It wasn’t only the homegrown talent that figured that out. Just as so many in other walks of life have done, artists started migrating to California and they haven’t stopped.
“All the millennials in the art world are moving from New York to Los Angeles,” said Suzanne Gyorgy, head of Citi Art Advisory, a service of Citigroup’s private bank. “There are a lot of mothers weeping on the East Coast.”
One recent arrival is Michael Williams, a painter who left New York five months ago with his wife and two young children.
“I moved out here mainly because I thought life would be easier raising children,” said Mr. Williams, who has a studio downtown and lives in Echo Park, a few miles west. “If you live in New York for a long time, there’s this sense that you can’t live anywhere else. In the first few months I had moments of extreme doubt, but at this point I’m starting to feel pretty content here.”
He senses that he’s not alone. “In terms of the artist community out here, it seems more casual and laidback,” he said. “They’re not trying to make something happen here; they’re trying to work in peace. The art world is an international creature. My career is going well. At a certain point in your career, you can be anywhere.”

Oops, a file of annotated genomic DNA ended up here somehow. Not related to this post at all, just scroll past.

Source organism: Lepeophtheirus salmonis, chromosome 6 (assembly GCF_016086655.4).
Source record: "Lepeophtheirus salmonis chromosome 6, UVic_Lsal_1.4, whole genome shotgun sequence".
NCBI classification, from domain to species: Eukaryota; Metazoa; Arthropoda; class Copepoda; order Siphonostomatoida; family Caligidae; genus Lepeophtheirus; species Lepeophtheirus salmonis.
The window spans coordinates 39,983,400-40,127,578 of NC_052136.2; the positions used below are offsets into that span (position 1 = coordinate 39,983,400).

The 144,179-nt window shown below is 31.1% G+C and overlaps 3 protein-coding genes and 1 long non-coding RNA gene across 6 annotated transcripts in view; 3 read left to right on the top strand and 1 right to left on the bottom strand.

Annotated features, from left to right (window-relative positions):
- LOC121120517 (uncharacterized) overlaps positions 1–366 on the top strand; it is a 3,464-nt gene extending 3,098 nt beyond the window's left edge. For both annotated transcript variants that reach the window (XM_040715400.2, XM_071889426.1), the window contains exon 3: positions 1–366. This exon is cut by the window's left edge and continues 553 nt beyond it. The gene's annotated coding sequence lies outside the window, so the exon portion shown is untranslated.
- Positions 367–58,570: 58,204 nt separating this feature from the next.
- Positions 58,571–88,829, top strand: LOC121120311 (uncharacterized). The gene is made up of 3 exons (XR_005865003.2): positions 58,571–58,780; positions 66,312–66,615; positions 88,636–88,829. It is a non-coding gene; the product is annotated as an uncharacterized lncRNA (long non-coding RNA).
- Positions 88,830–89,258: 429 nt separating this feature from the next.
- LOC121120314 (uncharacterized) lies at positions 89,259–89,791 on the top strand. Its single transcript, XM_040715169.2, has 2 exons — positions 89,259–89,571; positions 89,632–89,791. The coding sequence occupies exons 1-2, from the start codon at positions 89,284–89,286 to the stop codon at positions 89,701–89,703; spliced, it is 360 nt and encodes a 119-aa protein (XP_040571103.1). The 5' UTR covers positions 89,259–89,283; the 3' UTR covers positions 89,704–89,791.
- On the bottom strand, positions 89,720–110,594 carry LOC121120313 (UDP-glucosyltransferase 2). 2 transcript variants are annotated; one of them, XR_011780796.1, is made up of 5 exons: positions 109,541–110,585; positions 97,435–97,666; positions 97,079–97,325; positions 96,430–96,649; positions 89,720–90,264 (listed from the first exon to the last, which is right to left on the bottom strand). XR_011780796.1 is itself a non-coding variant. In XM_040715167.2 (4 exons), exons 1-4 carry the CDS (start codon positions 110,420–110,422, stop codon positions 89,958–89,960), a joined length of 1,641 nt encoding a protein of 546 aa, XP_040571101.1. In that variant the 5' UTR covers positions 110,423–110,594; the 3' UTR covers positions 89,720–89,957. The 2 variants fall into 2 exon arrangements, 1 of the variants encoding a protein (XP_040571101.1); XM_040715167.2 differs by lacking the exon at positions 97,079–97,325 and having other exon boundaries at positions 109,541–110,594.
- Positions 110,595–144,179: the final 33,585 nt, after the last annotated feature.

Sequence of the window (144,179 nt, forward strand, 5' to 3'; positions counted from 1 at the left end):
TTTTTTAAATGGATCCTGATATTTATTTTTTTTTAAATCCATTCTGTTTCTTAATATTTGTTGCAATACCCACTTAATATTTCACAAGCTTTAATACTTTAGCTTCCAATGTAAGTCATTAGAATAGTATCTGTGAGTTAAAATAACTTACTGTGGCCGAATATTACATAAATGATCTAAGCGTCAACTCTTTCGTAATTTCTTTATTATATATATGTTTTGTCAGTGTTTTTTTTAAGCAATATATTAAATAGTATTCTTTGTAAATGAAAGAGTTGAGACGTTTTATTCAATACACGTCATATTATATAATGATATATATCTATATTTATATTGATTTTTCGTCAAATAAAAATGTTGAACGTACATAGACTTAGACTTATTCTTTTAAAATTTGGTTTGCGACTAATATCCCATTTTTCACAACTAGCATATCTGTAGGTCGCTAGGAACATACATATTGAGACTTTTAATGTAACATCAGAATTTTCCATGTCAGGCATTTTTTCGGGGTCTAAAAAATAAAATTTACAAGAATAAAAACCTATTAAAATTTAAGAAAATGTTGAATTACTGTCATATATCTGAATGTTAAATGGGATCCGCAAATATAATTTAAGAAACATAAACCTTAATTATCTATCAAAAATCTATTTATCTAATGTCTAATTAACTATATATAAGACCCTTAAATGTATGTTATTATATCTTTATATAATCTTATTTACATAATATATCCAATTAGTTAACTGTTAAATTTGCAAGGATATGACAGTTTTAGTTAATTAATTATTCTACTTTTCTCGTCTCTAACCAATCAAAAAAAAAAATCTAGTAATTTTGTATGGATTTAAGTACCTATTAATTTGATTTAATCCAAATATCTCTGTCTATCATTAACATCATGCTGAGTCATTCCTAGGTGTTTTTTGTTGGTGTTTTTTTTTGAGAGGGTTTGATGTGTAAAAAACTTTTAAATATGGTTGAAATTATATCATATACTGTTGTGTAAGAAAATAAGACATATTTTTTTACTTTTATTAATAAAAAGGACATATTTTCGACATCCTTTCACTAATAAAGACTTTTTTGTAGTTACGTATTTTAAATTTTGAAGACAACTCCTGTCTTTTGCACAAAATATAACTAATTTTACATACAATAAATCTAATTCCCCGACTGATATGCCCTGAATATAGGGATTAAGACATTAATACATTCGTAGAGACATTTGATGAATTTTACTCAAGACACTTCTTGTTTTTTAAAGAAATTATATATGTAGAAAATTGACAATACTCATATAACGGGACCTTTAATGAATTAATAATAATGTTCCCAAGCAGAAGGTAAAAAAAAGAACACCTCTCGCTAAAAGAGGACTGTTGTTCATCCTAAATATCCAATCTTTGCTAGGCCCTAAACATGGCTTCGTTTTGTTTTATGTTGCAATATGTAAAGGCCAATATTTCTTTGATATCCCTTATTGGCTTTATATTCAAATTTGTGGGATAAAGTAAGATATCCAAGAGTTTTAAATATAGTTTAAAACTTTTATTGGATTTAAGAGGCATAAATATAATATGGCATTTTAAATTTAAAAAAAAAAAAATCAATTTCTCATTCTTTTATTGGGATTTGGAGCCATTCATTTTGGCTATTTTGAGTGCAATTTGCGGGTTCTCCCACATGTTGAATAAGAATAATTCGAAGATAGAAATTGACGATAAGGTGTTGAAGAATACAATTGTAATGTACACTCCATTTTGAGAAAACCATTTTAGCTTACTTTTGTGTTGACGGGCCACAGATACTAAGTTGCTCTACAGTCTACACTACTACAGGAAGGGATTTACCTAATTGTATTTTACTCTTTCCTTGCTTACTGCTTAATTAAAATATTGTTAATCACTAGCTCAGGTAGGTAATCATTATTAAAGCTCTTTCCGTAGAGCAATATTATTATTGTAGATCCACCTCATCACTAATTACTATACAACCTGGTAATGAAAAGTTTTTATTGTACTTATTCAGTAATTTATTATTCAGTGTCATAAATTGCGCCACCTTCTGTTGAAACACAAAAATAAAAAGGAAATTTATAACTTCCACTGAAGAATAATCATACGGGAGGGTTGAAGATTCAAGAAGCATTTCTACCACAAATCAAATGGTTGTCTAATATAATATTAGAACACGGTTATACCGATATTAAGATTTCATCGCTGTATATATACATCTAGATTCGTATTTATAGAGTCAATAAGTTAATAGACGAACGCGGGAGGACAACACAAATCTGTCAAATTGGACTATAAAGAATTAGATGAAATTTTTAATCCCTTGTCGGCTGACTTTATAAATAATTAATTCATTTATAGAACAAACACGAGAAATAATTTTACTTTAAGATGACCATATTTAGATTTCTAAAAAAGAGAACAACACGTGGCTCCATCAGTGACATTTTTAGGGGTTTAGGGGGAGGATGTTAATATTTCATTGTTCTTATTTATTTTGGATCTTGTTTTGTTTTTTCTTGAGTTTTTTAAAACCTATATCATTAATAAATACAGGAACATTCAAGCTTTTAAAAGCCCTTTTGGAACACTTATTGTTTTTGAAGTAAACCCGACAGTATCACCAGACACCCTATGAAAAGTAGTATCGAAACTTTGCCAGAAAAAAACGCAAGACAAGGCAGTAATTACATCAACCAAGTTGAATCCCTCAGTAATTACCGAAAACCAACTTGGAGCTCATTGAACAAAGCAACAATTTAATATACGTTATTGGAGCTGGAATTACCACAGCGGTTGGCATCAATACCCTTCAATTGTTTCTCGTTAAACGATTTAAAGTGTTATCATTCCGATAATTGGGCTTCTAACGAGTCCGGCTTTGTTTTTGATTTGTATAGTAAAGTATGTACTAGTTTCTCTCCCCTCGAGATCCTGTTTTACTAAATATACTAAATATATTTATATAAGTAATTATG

Los Angeles has not taken as firm a hold on Jordan Wolfson, a sculptor and video artist who relocated from New York two and a half years ago to work on projects combining elements of film production and aerospace technology.
“Being from New York and also traveling, I don’t feel like L.A. has culturally arrived yet,” said Mr. Wolfson, who is 35 and single. “It’s on its way but nowhere near where New York is. Art seems less important here than in London and New York.”
He acknowledged that “the young-artist scene is thriving and it’s cheaper and easier to live” in Los Angeles, but he said he plans to move back to New York.
Members of the Los Angeles art community probably wouldn’t quibble with “on its way but nowhere near where New York is.” Los Angeles, like many cities, is proud of its cultural heritage, but it also sees its comparative lack of history as an advantage. When there aren’t as many days behind you, it encourages you to believe that the best days lie ahead.
“We’re really a young city culturally,” Ms. Philbin said. “There have been pockets of a thriving art world since the 1960s, so it’s not a new thing, but it has become a much bigger thing. What’s evident to people now is that it’s here to stay.”